California Air Show Crash on Runway Kills Veteran Stunt Pilot

Image: California Air Show Crash on Runway Kills Veteran Stunt Pilot

Monday, 05 May 2014 02:43 PM

By Newsmax Wires

Share:
  Comment  |
   Contact Us  |
  Print  
|  A   A  
  Copy Shortlink
A veteran stunt pilot was killed in a crash at a Northern California air show on Sunday and his vintage biplane landed upside-down on a runway.

Sunday's tragedy brought to a quick halt the "Thunder Over Solano" show at Travis Air Force Base, which was attended by an estimated 100,000 spectators. No one else was injured.

The Air Force identified the pilot as Edward Andreini, 77, of Half Moon Bay, who had thrilled audiences for decades with acrobatic stunts. Federal Aviation Administration records show he was the registered owner of the 1944 Stearman biplane, a World War II-era plane commonly used to train pilots.

Urgent: Do You Approve Or Disapprove of President Obama's Job Performance? Vote Now in Urgent Poll

Andreini was trying to perform a maneuver known as "cutting a ribbon" where he inverts the plane and flies close to the ground so that a knife attached to it can slice a ribbon just off the ground, Col. David Mott, 60th Operations Group commander at the base, told the San Francisco Chronicle.

Andreini's website said audiences would be "thrilled at the sight of this huge biplane performing double outside loops, square loops, torque rolls, double snap rolls, and ... a heart-stopping, end-over-end tumble maneuver." It said he had flown since he was 16.

The plane, flying low over the tarmac, crashed and caught fire, letting off a thick plume of black smoke seen in video of the aftermath, according to The Associated Press.

Roger Bockrath, a retired photojournalist who was photographing the afternoon show, chronicled the routine and witnessed the crash. He said Andreini, flying into a sometimes gusty wind, passed on two attempts before trying a third time, hitting the tarmac and sliding to a stop in an open field.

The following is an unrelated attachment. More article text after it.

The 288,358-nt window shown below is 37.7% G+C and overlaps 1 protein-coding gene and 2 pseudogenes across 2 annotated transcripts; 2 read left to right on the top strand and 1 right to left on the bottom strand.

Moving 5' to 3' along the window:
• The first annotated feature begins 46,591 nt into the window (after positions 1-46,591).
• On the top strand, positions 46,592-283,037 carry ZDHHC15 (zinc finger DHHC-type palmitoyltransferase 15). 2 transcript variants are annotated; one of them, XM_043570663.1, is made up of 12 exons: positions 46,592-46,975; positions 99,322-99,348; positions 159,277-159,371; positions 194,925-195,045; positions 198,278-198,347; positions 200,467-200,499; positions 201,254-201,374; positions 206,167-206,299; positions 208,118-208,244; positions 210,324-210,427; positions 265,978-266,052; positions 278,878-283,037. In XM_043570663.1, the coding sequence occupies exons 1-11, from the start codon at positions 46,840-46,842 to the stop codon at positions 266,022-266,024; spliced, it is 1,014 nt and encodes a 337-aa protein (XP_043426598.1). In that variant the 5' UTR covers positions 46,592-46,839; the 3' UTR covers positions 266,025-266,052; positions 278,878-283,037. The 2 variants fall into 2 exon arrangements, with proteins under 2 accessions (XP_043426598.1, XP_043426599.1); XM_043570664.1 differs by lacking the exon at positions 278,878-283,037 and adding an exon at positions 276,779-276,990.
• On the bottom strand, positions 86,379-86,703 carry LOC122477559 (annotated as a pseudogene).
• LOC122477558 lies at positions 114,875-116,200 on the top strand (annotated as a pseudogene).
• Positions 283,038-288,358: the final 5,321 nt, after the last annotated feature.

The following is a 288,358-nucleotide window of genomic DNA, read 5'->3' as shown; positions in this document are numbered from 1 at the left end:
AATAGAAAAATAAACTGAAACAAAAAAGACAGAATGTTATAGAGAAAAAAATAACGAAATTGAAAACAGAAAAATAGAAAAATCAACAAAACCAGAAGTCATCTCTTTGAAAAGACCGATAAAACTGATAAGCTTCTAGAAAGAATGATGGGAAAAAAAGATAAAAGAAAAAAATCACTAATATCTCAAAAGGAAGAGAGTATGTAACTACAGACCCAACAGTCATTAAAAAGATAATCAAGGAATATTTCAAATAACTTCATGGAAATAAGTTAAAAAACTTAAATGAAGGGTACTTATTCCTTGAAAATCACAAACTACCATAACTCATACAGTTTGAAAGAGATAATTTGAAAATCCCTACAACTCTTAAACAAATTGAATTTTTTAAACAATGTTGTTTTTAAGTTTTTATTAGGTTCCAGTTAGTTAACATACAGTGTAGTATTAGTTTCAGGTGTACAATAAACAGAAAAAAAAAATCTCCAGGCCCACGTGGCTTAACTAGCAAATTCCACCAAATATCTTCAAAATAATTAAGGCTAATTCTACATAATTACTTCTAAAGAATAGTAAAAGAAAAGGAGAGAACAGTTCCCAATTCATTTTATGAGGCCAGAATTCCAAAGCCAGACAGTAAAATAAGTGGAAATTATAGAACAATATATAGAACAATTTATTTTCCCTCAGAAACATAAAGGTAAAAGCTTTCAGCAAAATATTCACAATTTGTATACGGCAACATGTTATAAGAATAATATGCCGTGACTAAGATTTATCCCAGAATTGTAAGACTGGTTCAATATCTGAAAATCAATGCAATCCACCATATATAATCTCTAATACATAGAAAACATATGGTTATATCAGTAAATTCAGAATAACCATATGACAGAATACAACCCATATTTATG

"He got down too low and hit the tarmac. He skidded about 500 feet and just sat there. The plane was essentially intact, just wrong side down," Bockrath told The Sacramento Bee.

Urgent: Assess Your Heart Attack Risk in Minutes. Click Here.

Bockrath said nearly 2 1/2 minutes went by before someone appeared with a fire extinguisher. By then, the aircraft was fully enflamed and collapsing from the heat. He said it took a total of five minutes before fire crews arrived.

The National Transportation Safety Board is heading up an investigation. Lynn Lunsford of the FAA said the FAA was already on site and will be a member of the team.

© 2014 Newsmax. All rights reserved.

Share:
  Comment  |
   Contact Us  |
  Print  
  Copy Shortlink
Send me more news as it happens.
 
 
Get me on The Wire
Send me more news as it happens.
Around the Web
Join the Newsmax Community
Please review Community Guidelines before posting a comment.
>> Register to share your comments with the community.
>> Login if you are already a member.
blog comments powered by Disqus
 
Email:
Retype Email:
Country
Zip Code:
 
Hot Topics
Follow Newsmax
Like us
on Facebook
Follow us
on Twitter
Add us
on Google Plus

Newsmax, Moneynews, and Independent. American. are registered trademarks of Newsmax Media, Inc. Newsmax TV, NewsmaxWorld, NewsmaxHealth, are trademarks of Newsmax Media, Inc.

 
NEWSMAX.COM
America's News Page
©  Newsmax Media, Inc.
All Rights Reserved